Predictions 2010: Thirteenth Post

January 10, 2010

Overall, we look to be in for another difficult year, with little in the way of light at the end of the tunnel. 2009 was a year of contrasts in the IT/outsourcing legal world, with the brakes applied abruptly across the marketplace at end Q1. The public sector has essentially withdrawn from the contracting market due to cut-backs, while the private sector has kept its wallet in its pocket until it sees clearly which way the wind is blowing. For the IT/outsourcing lawyer, a market without significant public sector instruction is bound to be a slow market.

A trend which began in the latter half of 2009 should continue into 2010, whereby any contract with a long-term supply relationship is reviewed. That applies to most large scale IT/outsourcing transactions. Here some of the facts uncovered are extraordinary, with miscalculation of indexation, or calculation without contractual basis, a recurring theme. Some of this activity spills over into the dispute area.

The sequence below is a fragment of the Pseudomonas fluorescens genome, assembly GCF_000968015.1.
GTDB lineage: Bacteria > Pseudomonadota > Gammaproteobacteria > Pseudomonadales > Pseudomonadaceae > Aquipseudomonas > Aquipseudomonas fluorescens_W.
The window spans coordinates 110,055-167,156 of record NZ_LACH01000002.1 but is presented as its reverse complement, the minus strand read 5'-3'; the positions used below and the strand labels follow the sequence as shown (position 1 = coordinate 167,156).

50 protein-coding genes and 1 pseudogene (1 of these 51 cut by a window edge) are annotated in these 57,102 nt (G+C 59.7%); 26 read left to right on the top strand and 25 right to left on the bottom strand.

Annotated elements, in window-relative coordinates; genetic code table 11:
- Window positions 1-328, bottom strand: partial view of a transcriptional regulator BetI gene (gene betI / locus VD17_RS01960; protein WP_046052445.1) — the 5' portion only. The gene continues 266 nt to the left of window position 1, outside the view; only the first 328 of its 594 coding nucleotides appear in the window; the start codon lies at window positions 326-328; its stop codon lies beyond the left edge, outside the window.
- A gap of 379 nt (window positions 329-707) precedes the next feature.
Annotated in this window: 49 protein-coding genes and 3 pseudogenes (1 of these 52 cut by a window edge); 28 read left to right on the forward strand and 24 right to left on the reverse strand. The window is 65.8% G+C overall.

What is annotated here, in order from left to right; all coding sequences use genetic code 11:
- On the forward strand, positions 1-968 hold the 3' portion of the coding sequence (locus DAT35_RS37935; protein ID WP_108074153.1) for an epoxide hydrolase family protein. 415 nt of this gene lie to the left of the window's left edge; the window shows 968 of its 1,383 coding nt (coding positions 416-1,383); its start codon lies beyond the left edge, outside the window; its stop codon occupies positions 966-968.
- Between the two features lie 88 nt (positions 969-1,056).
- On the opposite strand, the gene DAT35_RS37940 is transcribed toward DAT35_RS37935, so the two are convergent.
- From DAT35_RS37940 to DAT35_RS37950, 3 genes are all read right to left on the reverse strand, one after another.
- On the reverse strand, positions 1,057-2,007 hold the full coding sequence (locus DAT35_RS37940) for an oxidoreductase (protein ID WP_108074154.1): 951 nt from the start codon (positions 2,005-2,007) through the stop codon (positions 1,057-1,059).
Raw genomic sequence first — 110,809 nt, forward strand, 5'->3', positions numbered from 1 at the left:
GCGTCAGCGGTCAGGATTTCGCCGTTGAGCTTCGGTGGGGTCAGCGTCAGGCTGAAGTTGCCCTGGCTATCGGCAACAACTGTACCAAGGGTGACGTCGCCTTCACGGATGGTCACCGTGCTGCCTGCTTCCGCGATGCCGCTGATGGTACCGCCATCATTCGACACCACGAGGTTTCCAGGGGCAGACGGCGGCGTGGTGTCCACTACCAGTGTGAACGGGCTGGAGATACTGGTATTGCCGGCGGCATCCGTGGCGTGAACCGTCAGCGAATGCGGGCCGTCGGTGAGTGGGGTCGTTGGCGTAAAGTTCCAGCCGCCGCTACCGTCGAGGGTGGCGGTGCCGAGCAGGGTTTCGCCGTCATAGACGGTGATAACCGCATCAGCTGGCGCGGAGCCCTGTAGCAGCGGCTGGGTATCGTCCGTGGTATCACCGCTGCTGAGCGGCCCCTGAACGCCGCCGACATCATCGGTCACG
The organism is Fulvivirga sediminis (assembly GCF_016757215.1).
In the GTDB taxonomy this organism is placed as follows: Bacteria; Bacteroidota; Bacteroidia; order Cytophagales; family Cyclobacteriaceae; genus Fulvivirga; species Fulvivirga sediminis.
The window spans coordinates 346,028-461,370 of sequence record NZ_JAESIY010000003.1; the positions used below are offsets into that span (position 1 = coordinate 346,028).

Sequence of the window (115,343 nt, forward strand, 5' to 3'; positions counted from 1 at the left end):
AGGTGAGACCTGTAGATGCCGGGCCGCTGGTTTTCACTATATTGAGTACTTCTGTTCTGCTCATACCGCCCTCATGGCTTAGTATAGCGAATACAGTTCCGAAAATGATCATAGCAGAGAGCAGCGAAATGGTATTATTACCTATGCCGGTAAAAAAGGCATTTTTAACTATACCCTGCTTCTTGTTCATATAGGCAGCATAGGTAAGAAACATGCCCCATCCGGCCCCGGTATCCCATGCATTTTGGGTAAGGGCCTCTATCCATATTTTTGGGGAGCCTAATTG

A general move in 2010 towards flexibility in contracting, or to use management type speak, ‘commercial agility‘. This is a drum which I have been banging for some time now with little visible uptake, but it does seem to be gathering steam amongst commentators. Certainly, for the larger deals and, especially, in the outsourcing market, it would seem at this stage to be a virtual necessity. What business or public sector administrative function can confidently predict where it will be this time next year? Contracting should follow this lack of certainty.

A general increase in public outrage over security breaches fed by an ever growing number of breaches. In Ireland we have had our fair share of high profile breaches and there would seem to be little evidence that this trend will do anything but continue. Once customers begin to focus on the safe-keeping of their data as an area of particular risk, it will lead to serious confrontation with a number of the larger IT/outsourcing suppliers, none of whom are particularly keen on assuming commercial risk in the area, with one of the large suppliers having as a doctrine of faith that they do not accept liability for loss/damage relating to data. Knocking them off this particular perch is a time-consuming and acrimonious task, which not all customers succeed in achieving.

Overall, a grim prediction for 2010, but we should all realise by now that the tunnel in which we find ourselves is indeed long and dark, with only a faint glimmer of light in the distance. We can of course cheer ourselves up in time honoured fashion by going to the movies. I believe the adaptation of Cormac MacCarthy post-apocalyptic epic ‘The Road’ is due out shortly